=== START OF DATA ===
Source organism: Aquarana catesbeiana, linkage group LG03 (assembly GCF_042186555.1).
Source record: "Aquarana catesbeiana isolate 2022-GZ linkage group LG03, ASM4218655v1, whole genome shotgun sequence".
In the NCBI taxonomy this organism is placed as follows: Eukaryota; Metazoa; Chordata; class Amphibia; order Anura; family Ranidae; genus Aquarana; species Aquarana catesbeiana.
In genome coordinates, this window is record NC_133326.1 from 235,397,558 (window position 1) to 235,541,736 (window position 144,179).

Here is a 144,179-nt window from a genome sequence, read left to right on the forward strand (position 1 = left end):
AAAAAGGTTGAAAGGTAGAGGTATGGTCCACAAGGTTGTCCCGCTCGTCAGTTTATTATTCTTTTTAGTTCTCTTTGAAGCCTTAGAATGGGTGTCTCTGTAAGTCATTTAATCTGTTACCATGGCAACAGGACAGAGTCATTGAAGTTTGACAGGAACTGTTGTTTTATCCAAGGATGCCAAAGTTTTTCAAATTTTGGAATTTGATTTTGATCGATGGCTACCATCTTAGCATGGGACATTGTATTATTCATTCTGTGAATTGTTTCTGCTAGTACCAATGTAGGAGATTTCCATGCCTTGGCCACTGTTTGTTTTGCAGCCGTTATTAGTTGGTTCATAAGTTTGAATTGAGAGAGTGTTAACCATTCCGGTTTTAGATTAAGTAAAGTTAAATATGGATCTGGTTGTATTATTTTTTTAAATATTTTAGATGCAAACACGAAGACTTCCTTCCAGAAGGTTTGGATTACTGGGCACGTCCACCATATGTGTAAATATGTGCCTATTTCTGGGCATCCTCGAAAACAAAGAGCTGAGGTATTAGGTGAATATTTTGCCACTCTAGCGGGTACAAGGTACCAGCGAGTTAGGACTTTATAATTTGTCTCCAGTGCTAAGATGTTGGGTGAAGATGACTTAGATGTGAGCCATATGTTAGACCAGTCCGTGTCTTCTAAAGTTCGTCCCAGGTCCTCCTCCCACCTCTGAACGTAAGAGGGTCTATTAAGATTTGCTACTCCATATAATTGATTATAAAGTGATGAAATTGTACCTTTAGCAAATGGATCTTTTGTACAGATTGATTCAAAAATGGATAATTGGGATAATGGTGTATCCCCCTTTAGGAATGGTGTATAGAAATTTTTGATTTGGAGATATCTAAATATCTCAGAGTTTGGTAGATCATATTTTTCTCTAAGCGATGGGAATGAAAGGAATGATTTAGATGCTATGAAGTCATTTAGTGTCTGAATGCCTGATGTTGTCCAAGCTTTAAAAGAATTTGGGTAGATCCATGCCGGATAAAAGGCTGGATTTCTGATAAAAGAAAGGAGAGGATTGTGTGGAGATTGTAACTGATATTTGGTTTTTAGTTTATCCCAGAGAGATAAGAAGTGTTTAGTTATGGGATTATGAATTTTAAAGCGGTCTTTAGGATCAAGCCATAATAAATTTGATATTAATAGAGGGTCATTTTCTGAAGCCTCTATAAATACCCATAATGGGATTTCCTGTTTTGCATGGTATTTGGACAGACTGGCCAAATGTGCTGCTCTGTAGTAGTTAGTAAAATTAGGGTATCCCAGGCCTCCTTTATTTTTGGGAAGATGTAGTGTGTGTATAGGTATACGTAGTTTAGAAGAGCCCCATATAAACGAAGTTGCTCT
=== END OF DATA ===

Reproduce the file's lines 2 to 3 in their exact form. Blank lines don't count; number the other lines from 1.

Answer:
Source record: "Aquarana catesbeiana isolate 2022-GZ linkage group LG03, ASM4218655v1, whole genome shotgun sequence".
In the NCBI taxonomy this organism is placed as follows: Eukaryota; Metazoa; Chordata; class Amphibia; order Anura; family Ranidae; genus Aquarana; species Aquarana catesbeiana.